Amanda Wingfield In The Glass Menagerie

1062 Words 5 Pages
A Southern Belle Imagined
It’s been said that Tennessee Williams was very well known for the complexity of his characters in his writings. The Glass Menagerie is an intricate example of the effort that Williams puts into bringing his characters to life. Amanda Wingfield is a perfect example of Williams’s complexity. Amanda has a psychological battle within herself. Once a Southern Belle in her youth, Amanda refuses to see the realism of what her life has become. She constantly badgers at her son Tom and struggles to cope with the handicaps of her daughter Laura. Amanda chooses to withdraw from the everyday stresses of reality, but she continues to relive the fond memories of when she was in her prime. Amanda likes to relive her youth. She boasts to her children how she had many gentlemen callers lining up at her door to wisp her away on dates. “One Sunday afternoon in Blue Mountain your mother received seventeen gentlemen callers! Why, sometimes there weren’t chairs enough to accommodate them all.” (Williams 926) This shows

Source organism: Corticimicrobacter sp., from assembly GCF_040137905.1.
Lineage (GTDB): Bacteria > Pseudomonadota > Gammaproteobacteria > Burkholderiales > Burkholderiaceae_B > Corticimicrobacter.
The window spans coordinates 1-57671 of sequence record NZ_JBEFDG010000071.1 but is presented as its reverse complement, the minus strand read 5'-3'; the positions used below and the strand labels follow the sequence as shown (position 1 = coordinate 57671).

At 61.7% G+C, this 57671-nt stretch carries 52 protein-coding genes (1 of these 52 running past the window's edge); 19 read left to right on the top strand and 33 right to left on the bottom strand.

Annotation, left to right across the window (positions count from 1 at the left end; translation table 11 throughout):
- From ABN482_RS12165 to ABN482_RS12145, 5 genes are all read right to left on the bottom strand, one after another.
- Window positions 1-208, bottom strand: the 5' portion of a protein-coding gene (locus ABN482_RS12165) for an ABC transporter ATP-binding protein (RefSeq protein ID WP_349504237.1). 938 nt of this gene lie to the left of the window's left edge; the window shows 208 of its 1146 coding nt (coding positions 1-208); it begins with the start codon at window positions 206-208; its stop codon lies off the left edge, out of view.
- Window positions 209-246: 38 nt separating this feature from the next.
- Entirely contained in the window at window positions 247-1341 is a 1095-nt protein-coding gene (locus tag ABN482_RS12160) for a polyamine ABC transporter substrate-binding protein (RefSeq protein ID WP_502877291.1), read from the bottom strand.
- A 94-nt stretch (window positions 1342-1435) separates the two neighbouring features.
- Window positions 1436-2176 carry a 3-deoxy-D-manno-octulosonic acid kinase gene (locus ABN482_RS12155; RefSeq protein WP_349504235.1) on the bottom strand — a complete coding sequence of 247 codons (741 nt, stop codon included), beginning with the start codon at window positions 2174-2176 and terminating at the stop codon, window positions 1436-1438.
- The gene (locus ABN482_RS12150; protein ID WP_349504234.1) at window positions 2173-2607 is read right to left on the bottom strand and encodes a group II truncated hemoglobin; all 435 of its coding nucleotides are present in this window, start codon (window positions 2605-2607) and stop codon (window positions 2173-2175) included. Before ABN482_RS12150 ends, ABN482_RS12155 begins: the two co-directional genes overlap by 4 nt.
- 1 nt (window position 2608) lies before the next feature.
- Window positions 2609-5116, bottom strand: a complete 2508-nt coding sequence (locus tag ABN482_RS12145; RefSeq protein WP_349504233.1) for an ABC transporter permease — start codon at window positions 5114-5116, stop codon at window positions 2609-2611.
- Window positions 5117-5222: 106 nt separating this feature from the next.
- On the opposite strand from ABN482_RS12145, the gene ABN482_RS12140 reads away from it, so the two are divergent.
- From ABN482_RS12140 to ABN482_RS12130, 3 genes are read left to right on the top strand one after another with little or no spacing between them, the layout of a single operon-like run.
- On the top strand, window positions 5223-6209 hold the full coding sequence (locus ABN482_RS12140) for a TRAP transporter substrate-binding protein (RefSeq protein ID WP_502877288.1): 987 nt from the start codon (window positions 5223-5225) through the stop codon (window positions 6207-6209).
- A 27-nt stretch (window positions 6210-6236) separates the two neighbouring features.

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Williams gave readers a person that many can relate too. Amanda is a very difficult person and her personality throughout the play is very intricate. Amanda is an emotionally scarred person which makes the Story come full circle. Amanda lives in the past wishing that her life could have been more then what it became. Even though she loved her husband and father of her children, she criticizes him and in some ways holds Tom accountable for the action of his father. She wants more for both of her children especially Laura, but cannot cope with the fact that Laura has disabilities that make it difficult for her to be an outgoing person. Amanda has so much emotion and insecurities of her own she has a hard time expressing what’s appropriate at times. Amanda however is not an evil person she is just deeply flawed and struggles to do what is best and what fits the needs of her

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